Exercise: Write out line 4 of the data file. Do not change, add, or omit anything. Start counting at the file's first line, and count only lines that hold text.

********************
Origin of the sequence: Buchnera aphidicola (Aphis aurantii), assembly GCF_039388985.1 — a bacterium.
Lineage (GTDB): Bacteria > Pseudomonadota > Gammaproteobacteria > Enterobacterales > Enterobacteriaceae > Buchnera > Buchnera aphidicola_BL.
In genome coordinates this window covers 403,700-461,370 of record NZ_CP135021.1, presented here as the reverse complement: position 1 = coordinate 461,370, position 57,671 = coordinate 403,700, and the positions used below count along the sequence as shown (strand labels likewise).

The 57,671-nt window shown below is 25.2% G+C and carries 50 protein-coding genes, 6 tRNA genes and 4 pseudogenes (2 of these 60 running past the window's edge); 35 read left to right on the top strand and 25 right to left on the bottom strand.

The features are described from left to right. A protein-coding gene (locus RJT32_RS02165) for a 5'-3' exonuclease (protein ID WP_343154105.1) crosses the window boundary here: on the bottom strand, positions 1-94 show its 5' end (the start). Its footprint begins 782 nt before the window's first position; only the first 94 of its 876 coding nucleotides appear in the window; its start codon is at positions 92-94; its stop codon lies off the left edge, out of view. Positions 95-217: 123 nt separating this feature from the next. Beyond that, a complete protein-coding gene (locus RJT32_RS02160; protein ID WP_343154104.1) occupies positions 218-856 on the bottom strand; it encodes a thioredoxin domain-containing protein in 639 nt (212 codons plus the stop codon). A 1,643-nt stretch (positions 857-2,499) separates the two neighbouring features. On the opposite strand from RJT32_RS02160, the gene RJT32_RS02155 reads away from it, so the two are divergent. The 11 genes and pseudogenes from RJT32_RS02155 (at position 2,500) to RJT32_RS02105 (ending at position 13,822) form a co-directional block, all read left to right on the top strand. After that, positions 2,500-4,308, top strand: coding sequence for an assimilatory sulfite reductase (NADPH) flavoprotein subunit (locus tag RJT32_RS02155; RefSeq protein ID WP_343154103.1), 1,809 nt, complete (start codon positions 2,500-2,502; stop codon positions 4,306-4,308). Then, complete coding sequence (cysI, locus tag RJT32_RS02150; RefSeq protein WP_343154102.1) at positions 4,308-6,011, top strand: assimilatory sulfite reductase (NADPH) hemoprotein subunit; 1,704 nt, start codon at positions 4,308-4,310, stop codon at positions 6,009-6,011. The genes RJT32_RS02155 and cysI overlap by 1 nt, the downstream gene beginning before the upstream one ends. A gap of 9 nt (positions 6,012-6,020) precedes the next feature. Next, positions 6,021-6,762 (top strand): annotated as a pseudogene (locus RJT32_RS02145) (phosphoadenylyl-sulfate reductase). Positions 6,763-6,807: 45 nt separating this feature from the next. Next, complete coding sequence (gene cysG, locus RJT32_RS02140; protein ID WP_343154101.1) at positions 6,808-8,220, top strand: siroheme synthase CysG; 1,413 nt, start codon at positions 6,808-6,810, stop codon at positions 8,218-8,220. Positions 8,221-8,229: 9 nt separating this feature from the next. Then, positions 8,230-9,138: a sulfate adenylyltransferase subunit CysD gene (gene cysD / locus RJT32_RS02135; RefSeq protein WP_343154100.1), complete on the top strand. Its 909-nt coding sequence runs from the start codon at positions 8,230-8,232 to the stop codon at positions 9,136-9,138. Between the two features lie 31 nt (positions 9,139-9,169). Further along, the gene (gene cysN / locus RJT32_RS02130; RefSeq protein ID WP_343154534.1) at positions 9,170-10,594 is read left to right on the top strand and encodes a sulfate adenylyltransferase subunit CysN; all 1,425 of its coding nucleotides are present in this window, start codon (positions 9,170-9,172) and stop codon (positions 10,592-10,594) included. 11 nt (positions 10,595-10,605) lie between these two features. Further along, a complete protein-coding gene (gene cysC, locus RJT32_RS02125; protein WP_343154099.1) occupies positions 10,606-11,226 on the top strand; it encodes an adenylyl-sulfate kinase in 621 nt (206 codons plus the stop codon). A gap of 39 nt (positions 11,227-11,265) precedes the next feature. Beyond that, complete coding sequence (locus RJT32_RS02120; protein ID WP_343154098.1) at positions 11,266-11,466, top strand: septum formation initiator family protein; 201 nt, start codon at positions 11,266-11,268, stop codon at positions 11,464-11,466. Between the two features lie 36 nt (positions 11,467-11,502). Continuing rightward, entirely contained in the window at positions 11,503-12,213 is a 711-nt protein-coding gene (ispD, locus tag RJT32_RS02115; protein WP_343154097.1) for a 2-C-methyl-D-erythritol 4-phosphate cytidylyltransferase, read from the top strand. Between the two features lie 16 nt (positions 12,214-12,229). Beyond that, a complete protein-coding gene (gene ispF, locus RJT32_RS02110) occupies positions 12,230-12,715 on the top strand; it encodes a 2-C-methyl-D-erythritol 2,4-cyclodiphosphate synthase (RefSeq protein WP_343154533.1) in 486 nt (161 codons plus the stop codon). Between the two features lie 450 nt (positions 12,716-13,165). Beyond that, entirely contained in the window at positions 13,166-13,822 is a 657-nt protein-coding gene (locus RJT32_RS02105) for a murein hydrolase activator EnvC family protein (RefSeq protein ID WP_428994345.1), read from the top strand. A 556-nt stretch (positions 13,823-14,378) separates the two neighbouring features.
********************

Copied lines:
The 57,671-nt window shown below is 25.2% G+C and carries 50 protein-coding genes, 6 tRNA genes and 4 pseudogenes (2 of these 60 running past the window's edge); 35 read left to right on the top strand and 25 right to left on the bottom strand.